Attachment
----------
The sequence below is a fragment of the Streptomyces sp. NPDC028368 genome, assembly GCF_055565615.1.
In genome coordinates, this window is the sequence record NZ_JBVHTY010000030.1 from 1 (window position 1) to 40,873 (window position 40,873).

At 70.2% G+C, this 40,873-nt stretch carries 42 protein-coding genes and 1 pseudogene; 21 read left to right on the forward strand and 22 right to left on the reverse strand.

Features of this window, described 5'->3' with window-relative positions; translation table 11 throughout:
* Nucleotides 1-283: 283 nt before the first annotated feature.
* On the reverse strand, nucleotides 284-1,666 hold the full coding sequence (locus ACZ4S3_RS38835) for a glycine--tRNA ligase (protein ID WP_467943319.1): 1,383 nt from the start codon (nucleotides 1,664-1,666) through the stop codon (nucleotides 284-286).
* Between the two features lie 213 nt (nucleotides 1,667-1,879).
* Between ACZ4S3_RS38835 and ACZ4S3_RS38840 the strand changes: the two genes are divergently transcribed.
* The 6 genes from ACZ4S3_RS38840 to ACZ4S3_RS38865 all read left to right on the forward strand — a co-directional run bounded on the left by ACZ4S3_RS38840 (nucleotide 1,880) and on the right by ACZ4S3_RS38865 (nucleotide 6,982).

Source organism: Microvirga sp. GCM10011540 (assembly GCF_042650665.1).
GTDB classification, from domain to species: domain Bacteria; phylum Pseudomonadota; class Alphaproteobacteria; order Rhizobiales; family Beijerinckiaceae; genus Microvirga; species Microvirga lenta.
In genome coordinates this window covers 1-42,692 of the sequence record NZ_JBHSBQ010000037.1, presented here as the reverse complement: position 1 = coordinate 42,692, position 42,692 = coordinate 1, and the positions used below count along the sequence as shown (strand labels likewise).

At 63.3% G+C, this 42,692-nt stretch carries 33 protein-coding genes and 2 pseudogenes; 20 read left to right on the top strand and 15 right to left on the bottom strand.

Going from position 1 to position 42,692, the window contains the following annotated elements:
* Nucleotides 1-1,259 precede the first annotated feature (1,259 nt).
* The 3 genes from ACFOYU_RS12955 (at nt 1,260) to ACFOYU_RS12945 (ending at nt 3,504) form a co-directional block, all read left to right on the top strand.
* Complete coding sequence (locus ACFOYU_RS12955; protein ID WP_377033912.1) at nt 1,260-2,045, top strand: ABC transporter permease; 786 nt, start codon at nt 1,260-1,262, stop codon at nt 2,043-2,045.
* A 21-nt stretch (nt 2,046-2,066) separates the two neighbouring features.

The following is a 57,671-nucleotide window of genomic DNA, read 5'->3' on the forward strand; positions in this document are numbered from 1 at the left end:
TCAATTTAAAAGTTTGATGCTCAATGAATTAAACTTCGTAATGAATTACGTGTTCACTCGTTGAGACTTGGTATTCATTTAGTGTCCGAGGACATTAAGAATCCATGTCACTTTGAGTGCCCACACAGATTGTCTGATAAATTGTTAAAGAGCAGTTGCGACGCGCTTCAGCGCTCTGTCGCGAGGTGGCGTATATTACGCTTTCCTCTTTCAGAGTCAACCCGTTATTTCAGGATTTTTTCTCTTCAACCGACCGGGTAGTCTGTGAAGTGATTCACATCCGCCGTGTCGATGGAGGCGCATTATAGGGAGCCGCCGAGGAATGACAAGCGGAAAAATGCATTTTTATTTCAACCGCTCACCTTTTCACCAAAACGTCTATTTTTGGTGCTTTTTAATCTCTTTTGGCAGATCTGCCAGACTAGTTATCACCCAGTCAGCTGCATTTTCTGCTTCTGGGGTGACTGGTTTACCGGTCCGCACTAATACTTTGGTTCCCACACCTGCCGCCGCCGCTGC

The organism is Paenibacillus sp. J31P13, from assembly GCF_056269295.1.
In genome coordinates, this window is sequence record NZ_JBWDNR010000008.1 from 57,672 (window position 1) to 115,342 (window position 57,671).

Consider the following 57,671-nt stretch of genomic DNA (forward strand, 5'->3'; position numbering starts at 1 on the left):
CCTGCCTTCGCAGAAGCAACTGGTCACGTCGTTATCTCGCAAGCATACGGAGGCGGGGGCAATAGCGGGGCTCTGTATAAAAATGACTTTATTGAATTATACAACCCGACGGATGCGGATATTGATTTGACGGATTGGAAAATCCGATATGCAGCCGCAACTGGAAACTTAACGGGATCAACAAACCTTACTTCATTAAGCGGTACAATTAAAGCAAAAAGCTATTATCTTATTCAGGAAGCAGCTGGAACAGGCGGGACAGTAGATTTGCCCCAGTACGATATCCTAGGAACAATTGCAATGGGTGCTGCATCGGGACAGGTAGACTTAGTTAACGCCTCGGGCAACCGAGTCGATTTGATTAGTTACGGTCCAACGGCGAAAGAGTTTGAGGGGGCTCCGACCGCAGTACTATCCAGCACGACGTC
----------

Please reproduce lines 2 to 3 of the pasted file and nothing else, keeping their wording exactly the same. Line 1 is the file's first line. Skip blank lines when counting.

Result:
In genome coordinates, this window is the sequence record NZ_JBVHTY010000030.1 from 1 (window position 1) to 40,873 (window position 40,873).

At 70.2% G+C, this 40,873-nt stretch carries 42 protein-coding genes and 1 pseudogene; 21 read left to right on the forward strand and 22 right to left on the reverse strand.